Next week’s program: an update on CalFire’s work in our area. Following the regular meeting, stay for planning our first Adopt-A-Highway clean up day!
President John Cottle opened today’s meeting with the Pledge of Allegiance.
Thought for the Day: “All things change, don’t get caught up in the moment, it will get better.” – Matt O’Halloran
Guests today are: Doug Hammerstrom, from the Fort Bragg Rotary Club. Lauren Sinnott-Hamburg (former Pt Arena mayor) and Dan Hamburg. Roger’s wife Fran joined us today as well.
- Gary: glad that Casino Night is over, and happy that he had a good night at poker.
- Bruce: also glad Casino Night is over, and glad to be part of such a dynamic club!
- John C: preliminary numbers show earnings of about $5000 from Casino Night, and he’s happy about that!
- Tom: Congressman Huffman came to Harvest Market and presented an award for the environmental and social impact of the store! Over $81,000 has been given back to community through the 10-cent bag tokens.
- Matt: has a friend who’s recovering from recent heart attacks… Matt is happy that technology is what it is today.
- Donna: happy to be celebrating two siblings’ birthdays this week.
Wilma is here to give the report in person!! Hooray! She reports that Chatter, Joe and Jerry are all doing better day by day.
- Jody, our President-Elect, reminded us that the District Training Assembly is coming up on March 21 in Ukiah. He encourages everyone to attend, especially next year’s club officers.
- Donna announced that youth services training is available at the District Training Assembly — and it is well worth it! Also, she went to the Interact meeting yesterday and heard the club making its plans for their community, international, and school projects.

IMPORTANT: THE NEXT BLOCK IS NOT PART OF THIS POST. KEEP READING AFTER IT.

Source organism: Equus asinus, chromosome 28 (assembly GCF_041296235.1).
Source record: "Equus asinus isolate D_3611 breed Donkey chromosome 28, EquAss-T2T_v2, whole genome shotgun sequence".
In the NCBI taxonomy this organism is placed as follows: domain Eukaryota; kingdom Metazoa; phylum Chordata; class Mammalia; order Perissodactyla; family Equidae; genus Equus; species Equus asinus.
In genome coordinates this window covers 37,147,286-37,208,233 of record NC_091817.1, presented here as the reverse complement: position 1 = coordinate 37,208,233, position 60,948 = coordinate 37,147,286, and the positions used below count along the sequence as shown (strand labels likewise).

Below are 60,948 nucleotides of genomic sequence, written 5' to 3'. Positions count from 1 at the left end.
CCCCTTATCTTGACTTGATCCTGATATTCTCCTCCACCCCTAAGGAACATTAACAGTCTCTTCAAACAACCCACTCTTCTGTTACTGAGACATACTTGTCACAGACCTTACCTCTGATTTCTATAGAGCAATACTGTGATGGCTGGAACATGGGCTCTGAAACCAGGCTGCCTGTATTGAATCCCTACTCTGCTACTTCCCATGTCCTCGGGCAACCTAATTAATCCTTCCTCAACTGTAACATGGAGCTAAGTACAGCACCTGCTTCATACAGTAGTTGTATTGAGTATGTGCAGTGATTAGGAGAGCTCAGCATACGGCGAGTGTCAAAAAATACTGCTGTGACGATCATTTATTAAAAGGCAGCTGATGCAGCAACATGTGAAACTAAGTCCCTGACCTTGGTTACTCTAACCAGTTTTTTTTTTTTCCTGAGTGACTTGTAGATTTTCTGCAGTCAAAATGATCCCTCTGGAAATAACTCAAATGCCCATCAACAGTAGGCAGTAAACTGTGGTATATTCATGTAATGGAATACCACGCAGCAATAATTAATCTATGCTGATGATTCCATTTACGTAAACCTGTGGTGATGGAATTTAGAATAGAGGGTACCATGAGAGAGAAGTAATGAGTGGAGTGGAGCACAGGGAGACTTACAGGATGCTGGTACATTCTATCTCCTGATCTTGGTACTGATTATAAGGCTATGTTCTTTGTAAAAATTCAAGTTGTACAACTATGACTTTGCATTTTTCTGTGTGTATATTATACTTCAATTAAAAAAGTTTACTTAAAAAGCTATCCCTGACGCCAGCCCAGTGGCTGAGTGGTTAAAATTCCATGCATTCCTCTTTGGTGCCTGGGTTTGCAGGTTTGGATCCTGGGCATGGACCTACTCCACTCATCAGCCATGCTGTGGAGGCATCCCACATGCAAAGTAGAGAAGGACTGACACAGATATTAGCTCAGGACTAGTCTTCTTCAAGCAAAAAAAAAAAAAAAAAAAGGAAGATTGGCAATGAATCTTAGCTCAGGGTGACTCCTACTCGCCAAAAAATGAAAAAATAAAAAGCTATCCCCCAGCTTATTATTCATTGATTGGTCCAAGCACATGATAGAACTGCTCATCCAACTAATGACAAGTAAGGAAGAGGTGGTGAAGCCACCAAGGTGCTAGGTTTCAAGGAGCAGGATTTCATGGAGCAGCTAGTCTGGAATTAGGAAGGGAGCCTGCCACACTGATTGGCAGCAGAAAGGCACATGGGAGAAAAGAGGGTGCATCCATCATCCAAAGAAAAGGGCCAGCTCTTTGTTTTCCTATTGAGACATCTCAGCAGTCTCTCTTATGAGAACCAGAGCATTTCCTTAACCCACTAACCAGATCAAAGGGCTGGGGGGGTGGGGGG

- John C. announced that Donna needs to step down as Foundation Secretary. Kevin has volunteered to take on this role. Thanks, Kevin! We also need an events chair for Rotary Park — Ray has volunteered for coordinating outside events, and we still need someone to coordinate Rotary events such as the Easter Egg Hunt… Matt has taken the “head gardener” role for Rotary Park.
- Next Thursday after our regular meeting will be our first Adopt-A-Highway meeting. All those who wish to participate in our first highway clean-up should plan to attend.
Roger introduced Dan Hamburg, our County Supervisor for the 5th District. Instead of a round of Finemaster questions, Roger asked everyone to put $1 into the money pot; this was to allow Dan maximum time to talk to us.
Dan came last to speak with us about 3 years ago. Today he’ll answer 4 questions that were posed to him by Roger. Below are some highlights from Dan’s presentation:
What are the responsibilities of a County Supervisor?
- To hire really good staff. The Board of Supervisors just hired Carmel Angelo for 5 more years as County CEO, and they also have the responsibility to hire a new County Counsel.
- They deal with land use and zoning issues, including the Little River Airport, the use of wind machines in the Anderson Valley, road maintenance, libraries, and other constituent concerns.
- To attend meetings fully prepared to make informed votes. The Board of Supervisor meets twice monthly, and there are multiple subcommittees that meet as well.
- Making appointments to Boards and Commissions is another important role of the Board of Supervisors.
What are your critical concerns?
- Finances. Trying to maintain services and county employee morale while there are salary cuts, worries about pension funding, capital improvements and all the other needs, including the need for a reserve fund. They’ve come a long way in improving County finances in the past 5 years…